We went on. More than a year later, I'm still not sure it was the best choice. We are experienced night hikers, through early and late starts, unwillingness to turn back, and long hikes after work. On one of our sunset training hikes that summer, nature rewarded us with a shining glowworm on a rock.
In my youth, I hiked out of the Canyon in six hours. This time, it took almost fifteen. Fortunately, the trail stayed wet and muddy, not icy in spite of the snow on the rim. Our flashlights held up. Daughter got out safely, even though she was hiking in the dark for two hours past her bedtime. Good girl!

Next time, we buy a waterproof tent with a sealed bathtub bottom. Yes, it's heavier than our 1980s castoff, but anything would be lighter than the gallons of extra water we hauled up. We estimated our combined packs weighed 60-70 pounds when we started down. At the top, while begging for a hotel room and sizzling by the Bright Angel Lodge fireplace, we tossed the packs on the mule-ride scale. Over 100 pounds.

Hubby coined a new term. Mule-acious - able to carry heavy loads down and up that grueling trail. We all qualified that trip.

We are the Muleacious Family.

Happily, daughter announced she is ready to do it again.

Friday, February 12, 2010

House Mouse

Years ago, I worked in a state park nature center. One of my jobs was feeding the bull snake. There were frozen mice bagged in the freezer, ready to thaw in the microwave. Have you ever smelled nuked mouse? I do not recommend it. Especially while pregnant.

The other option was to live trap the abundant wild mice that lived in the nature center and toss one in with our snake friend. That was my usual method.

One morning, I staggered into my kitchen and popped bread into the toaster. As I fixed tea and packed my lunch, I heard scruffling somewhere in the kitchen. On the counter. Near the toaster. I smelled singed hair.

In the toaster?!?!?!

I opened the kitchen door, ripped the cord from the socket, and hurled that toaster across my yard. Bread flew as the toaster crashed and bounced across the frozen grass. I crept closer and watched one mouse stagger out of the slots. As soon as it regained it's senses, I stomped and hollered and chased that mouse clear across the street.

I soaked the toaster in Clorox, but just couldn't bring myself to use it ever again. After throwing it away, I found deep within myself an unexpected capacity for vengence. Suddenly, feeding the snake became a pleasure.


Thursday, February 4, 2010

Red Sky at Dawn

"Red sky at morning, sailor's warning." Typically, here in the central Rockies, deep red sunrises and sunset are not harbingers of weather, fair or foul. They reflect smoke in the atmosphere. Distant volcanic eruptions will color the sky after a day or two. Most often, the glorious reds come from fire. Local controlled burns, larger fires anywhere in Colorado, or since the prevailing winds blow West to East, huge fires in Utah, California or Washington color our dawns and dusks.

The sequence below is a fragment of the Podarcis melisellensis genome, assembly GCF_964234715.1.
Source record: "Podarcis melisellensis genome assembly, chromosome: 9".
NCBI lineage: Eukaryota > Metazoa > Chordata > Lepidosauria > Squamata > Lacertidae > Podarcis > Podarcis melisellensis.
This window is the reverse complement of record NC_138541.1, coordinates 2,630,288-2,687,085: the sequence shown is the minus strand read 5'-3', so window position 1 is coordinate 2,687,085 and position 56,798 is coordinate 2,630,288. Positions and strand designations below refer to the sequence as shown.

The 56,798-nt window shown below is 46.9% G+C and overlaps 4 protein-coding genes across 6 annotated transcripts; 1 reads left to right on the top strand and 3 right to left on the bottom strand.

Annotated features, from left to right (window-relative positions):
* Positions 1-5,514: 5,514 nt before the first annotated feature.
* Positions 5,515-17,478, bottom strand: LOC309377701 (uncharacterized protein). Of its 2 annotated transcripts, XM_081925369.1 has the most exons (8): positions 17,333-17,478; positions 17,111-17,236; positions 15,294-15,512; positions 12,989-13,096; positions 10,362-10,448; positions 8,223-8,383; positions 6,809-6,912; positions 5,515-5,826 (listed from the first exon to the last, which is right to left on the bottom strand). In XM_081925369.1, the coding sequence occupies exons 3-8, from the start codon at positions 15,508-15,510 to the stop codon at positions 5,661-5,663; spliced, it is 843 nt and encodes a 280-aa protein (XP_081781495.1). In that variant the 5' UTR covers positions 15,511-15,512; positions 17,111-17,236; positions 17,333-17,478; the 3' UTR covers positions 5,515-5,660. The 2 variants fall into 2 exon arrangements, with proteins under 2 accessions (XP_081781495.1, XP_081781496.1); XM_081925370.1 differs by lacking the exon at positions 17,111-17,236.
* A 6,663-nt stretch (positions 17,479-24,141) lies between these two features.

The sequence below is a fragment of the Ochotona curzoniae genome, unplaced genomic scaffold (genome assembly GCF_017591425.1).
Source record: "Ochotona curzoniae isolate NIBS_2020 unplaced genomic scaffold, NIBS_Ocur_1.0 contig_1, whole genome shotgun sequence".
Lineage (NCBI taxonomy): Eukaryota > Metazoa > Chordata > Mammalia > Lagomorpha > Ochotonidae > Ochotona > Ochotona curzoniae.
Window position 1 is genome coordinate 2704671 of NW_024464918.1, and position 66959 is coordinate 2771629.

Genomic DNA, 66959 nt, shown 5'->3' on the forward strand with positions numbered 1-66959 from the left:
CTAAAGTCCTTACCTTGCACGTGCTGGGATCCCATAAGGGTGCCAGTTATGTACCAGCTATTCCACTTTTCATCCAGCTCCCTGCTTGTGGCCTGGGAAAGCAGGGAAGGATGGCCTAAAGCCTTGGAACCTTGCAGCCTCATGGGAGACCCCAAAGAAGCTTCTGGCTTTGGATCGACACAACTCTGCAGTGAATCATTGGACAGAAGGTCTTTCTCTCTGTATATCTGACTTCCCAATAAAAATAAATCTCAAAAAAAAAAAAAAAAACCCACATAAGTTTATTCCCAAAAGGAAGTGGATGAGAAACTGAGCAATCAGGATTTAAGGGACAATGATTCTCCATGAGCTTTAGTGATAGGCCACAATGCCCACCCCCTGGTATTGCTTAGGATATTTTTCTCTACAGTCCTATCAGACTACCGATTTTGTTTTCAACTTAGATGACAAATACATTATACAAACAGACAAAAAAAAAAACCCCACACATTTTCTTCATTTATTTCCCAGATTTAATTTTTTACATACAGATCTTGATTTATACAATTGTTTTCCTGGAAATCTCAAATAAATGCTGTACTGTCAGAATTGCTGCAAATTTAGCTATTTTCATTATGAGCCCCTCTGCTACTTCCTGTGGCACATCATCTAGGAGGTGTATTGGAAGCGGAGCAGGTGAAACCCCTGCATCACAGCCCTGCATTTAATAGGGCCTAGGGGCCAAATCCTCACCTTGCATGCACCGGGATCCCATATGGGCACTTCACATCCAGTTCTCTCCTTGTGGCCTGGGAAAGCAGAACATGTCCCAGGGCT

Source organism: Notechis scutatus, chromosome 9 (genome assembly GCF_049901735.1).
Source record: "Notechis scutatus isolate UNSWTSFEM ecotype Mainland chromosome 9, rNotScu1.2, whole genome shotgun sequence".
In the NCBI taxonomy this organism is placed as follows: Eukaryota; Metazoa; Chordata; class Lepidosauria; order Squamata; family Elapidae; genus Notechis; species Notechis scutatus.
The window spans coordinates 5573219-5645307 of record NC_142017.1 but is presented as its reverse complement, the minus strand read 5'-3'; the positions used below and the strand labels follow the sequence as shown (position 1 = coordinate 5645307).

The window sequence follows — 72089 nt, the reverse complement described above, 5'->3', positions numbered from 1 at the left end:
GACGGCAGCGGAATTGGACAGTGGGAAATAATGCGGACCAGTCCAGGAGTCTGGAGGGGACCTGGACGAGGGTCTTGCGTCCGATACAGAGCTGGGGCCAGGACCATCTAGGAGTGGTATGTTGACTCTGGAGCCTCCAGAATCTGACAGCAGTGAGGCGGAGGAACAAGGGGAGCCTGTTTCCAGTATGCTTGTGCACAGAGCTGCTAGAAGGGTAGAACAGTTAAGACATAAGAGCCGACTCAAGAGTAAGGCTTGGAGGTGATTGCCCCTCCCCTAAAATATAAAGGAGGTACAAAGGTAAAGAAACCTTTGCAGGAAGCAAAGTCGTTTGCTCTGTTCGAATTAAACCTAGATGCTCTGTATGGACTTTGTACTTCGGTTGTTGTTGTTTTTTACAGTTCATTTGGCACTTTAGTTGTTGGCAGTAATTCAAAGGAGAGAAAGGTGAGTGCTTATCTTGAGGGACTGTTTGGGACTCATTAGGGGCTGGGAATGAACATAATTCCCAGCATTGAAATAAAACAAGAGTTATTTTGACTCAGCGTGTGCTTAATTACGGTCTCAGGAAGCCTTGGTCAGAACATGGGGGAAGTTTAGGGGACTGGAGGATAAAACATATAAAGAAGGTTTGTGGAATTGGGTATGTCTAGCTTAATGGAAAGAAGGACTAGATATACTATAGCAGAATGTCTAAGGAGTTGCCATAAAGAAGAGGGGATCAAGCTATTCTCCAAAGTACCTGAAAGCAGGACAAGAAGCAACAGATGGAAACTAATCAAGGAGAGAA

This particular red sky seemed anomalous. No major fires. No volcanoes. No severe weather. Just a spectacular sunrise. As the red faded to the east, the snowy peaks to the west glowed cotton-candy pink until the sun cleared the horizon. Every once in a while, even a night owl like myself revels in the dawn.


Friday, January 29, 2010

Maritime Education Initiative

My biggest disappointment on this visit to Seattle was that the Odyssey Maritime Discovery Center had closed. It's under new management, mostly used as a rental facility, and now called the Maritime Events Center. The exhibits are still there, but the museum is only open when they have corporate sponsorship for school visits. They'll be open several Mondays in the spring of 2010, but were closed all of our vacation. Their schedule should be listed at http://maritimeeducationinitiative.org/.

The museum has some of the best interactive exhibits I've ever seen, and as a museum professional, I have seen many. They have a sea kayak with ores. As you move the ores, a video travels across Elliot Bay. They have a model crane to move containers on from the ship to the train. My daughter's favorite is the Water Table with pegs and panels to create your own dams and model locks. I learned more at that museum than at any other pair of museums worldwide, mostly because the information is clear, not overwhelming, and limited to the natural and human specifics of Puget Sound. It's located right next to the aquarium. I highly recommend a visit, if they're open.


Bremerton Ferry

When my best friend moved from Denver to Seattle, I figured I'd only get to see her every few years, and then only when she came to Colorado. Instead, it's worked out that we've visited her several times. Every trip, I make sure to get out on the water.

I've taken the Victoria Clipper to Vancouver Island, a trimiran sailboat up the locks into Lake Washington, and three of the local ferries.

This December, we rode the ferry to Bremerton. Since the point was to get this land-locked Colorado girl on a boat, and time was short, we sailed across, drove off, looped the long block, and drove right back on for a very pleasant, relaxing and enjoyable two hours.

The timing was perfect. We left Seattle in daylight with Mount Rainier barely visible through the haze, and returned to the brightly lit city. The orange sunset reflected in the ferry's wake. Gulls cruised above us. The unique smell of Puget Sound tickled my nose. All three mountain ranges appeared through the mists - Rainier, the Olympics, and the Cascades. And the boat rocked along, simultaneously soothing and stimulating.